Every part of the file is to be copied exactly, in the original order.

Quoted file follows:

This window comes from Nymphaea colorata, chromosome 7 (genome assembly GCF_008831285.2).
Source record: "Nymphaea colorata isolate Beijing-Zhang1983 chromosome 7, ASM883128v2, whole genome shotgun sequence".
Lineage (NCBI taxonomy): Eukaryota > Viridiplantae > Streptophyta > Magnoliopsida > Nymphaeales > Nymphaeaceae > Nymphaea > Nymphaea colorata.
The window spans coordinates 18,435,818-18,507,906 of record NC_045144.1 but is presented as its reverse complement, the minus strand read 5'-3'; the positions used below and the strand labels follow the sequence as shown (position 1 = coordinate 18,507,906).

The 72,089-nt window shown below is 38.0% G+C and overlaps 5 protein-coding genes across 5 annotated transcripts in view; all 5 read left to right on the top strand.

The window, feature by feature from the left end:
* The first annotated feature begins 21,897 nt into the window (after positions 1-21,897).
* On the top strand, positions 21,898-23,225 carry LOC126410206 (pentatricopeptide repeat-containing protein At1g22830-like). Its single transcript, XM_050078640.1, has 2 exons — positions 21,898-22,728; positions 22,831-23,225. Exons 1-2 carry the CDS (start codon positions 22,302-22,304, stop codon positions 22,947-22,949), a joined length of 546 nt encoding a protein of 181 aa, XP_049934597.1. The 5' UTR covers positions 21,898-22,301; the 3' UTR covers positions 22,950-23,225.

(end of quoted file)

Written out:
This window comes from Nymphaea colorata, chromosome 7 (genome assembly GCF_008831285.2).
Source record: "Nymphaea colorata isolate Beijing-Zhang1983 chromosome 7, ASM883128v2, whole genome shotgun sequence".
Lineage (NCBI taxonomy): Eukaryota > Viridiplantae > Streptophyta > Magnoliopsida > Nymphaeales > Nymphaeaceae > Nymphaea > Nymphaea colorata.
The window spans coordinates 18,435,818-18,507,906 of record NC_045144.1 but is presented as its reverse complement, the minus strand read 5'-3'; the positions used below and the strand labels follow the sequence as shown (position 1 = coordinate 18,507,906).

The 72,089-nt window shown below is 38.0% G+C and overlaps 5 protein-coding genes across 5 annotated transcripts in view; all 5 read left to right on the top strand.

The window, feature by feature from the left end:
* The first annotated feature begins 21,897 nt into the window (after positions 1-21,897).
* On the top strand, positions 21,898-23,225 carry LOC126410206 (pentatricopeptide repeat-containing protein At1g22830-like). Its single transcript, XM_050078640.1, has 2 exons — positions 21,898-22,728; positions 22,831-23,225. Exons 1-2 carry the CDS (start codon positions 22,302-22,304, stop codon positions 22,947-22,949), a joined length of 546 nt encoding a protein of 181 aa, XP_049934597.1. The 5' UTR covers positions 21,898-22,301; the 3' UTR covers positions 22,950-23,225.